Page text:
Literacy a key component of summer camp organized by Elk Grove students, staff

By Julia Dacy

Summer is often a great time to utilize community staples like park districts and public libraries. Unfortunately, for kids living at the Oasis Mobile Home Park in Des Plaines, these resources are hard to come by. Elk Grove High School teacher Ricky Castro, saw the gap in this community’s access to such resources as an opportunity for change. Last year, Castro started a weeklong summer camp at Oasis for kids ages five to 10. This year, the camp added an additional week in July. 
Approximately 96 percent of kids living at the Oasis Mobile Home Park live below the poverty line, and don’t have access to park districts or libraries without paying additional fees. Castro, who was named the 2017 Illinois Teacher of the Year, sees his camp as a step towards reducing the inequality between unincorporated and incorporated communities. 
The kids participated in a variety of traditional summer camp activities from sports to arts and crafts to water balloon fights. A heavy emphasis was also placed on developing reading skills. Funds provided by the District 214 Education Foundation helped advance this goal with the construction of a mobile library, filled with donated books in both English and Spanish. 
Each day’s activities focused on a specific ideal that Castro believes is essential to a democratic society. Themes included love of knowledge, virtue, self-control and perseverance. 
“They get the extra support they need in the summer, and, in addition to that, they learn to work together in terms of the principles that are found in sports and arts and crafts like self-identity...We’re working on both academic and social skills,” Castro said.
The Oasis camp not only provides a chance for young children to grow, but also serves as a leadership opportunity for high school students. Each year, volunteers from Elk Grove High School serve as mentors. Many of the student leaders are members of Castro’s Elk Grove service club, Estudiantes Unidos. Each leader must attend several training sessions and be approved by the high school’s deans in order to participate in the camp.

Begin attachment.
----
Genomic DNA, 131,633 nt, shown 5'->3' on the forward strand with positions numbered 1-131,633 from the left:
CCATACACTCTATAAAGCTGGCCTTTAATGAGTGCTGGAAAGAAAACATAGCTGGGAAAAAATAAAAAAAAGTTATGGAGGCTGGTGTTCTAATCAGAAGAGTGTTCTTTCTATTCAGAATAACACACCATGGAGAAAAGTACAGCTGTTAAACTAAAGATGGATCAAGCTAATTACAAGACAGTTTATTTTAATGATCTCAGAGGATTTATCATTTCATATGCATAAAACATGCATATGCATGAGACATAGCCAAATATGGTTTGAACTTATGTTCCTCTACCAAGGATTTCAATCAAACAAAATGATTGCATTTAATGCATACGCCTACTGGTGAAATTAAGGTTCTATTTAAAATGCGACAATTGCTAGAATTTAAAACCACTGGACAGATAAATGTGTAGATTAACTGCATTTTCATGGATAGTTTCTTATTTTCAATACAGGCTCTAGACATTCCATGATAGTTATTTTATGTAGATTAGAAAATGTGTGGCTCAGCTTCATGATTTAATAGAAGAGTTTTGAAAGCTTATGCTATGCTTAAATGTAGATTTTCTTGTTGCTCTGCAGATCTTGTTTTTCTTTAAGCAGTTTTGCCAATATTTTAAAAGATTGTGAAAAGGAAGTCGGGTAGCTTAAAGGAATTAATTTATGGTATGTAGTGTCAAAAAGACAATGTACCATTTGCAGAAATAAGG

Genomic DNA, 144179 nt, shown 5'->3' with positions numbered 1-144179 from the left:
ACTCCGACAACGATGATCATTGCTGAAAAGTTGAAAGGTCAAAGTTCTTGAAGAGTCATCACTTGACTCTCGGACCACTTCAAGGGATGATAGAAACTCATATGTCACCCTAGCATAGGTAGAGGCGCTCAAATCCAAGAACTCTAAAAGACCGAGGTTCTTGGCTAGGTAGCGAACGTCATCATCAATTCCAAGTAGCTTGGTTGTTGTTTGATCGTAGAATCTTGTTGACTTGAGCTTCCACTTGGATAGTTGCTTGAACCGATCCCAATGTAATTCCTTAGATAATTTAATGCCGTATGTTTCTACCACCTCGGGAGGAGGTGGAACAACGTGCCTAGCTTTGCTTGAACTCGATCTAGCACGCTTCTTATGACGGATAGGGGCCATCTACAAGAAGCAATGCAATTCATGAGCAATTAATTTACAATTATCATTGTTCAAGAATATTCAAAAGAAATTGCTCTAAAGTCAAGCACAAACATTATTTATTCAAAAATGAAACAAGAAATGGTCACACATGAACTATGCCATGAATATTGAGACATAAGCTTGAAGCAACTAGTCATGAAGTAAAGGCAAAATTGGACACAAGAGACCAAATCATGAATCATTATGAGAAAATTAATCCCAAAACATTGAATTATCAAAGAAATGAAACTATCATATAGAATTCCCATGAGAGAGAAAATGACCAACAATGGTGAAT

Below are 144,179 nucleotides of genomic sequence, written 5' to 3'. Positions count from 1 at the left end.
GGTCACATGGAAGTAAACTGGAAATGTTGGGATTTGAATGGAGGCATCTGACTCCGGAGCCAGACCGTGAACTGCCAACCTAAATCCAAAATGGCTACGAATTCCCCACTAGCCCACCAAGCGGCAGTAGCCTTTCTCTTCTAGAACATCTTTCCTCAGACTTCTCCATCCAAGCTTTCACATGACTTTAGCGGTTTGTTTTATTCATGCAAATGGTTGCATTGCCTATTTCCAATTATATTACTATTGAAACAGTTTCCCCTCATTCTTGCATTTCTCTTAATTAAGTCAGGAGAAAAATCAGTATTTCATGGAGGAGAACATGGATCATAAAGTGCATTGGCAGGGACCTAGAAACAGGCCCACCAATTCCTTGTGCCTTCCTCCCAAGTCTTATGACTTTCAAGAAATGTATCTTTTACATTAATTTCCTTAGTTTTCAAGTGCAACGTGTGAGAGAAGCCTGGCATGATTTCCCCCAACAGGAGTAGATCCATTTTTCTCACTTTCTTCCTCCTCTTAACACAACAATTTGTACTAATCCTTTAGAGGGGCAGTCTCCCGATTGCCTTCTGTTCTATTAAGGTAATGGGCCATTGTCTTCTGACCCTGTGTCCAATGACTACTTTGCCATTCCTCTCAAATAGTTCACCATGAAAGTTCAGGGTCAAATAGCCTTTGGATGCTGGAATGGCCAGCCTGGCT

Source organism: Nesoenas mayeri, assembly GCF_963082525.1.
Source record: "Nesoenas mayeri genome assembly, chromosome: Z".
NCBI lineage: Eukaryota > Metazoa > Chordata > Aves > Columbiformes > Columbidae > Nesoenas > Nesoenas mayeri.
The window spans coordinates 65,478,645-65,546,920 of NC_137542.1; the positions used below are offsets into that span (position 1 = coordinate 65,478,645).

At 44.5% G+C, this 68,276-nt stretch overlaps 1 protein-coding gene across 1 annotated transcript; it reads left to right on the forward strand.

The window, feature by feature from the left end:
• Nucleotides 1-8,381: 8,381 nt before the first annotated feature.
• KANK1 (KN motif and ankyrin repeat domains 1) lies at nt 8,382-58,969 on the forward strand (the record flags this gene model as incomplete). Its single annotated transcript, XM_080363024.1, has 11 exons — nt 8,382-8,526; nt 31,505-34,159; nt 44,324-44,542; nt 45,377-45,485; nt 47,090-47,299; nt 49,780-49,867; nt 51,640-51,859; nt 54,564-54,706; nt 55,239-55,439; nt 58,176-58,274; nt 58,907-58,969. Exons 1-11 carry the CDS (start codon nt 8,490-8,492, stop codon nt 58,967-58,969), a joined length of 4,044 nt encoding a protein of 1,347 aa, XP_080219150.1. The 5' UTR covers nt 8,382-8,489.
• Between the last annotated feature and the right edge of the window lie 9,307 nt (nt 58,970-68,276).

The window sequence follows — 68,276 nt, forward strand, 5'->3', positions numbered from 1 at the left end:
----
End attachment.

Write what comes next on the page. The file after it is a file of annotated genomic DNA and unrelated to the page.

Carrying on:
Elk Grove senior Jose Romero believes that the leaders gained just as much as campers from the experience. 
“I like helping the community. It helps us become more responsible, learn leadership and communication skills, and stay in touch with friends from school during the summer,” Romero said. 
Castro too sees the camp as giving student leaders a purpose during the summer months where they lack the structure and guidance of school. 
“[Student volunteers] gain a sense of leadership, but also identity. They are role models to their younger counterparts and the younger generation...They read to kids so they’re becoming teachers,” Castro said. “A lot of times, when you have a responsibility, you have a sense of purpose. Maybe that will be a substitute for negative activities during the summer.”
In the coming years, Castro hopes to continue to expand the Oasis camp and grow its resources. Eventually, he would like to establish a full park district and actual library for the community. For now, thanks to the District 214 Education Foundation and the support of Elk Grove staff and students, the camp provides a step in the right direction. 
Julia Dacy is an undergraduate at the University of Denver double majoring in Strategic Communication and Socio-Legal Studies. She interned in the District's Department of Community Engagement and Outreach during the summer of 2017.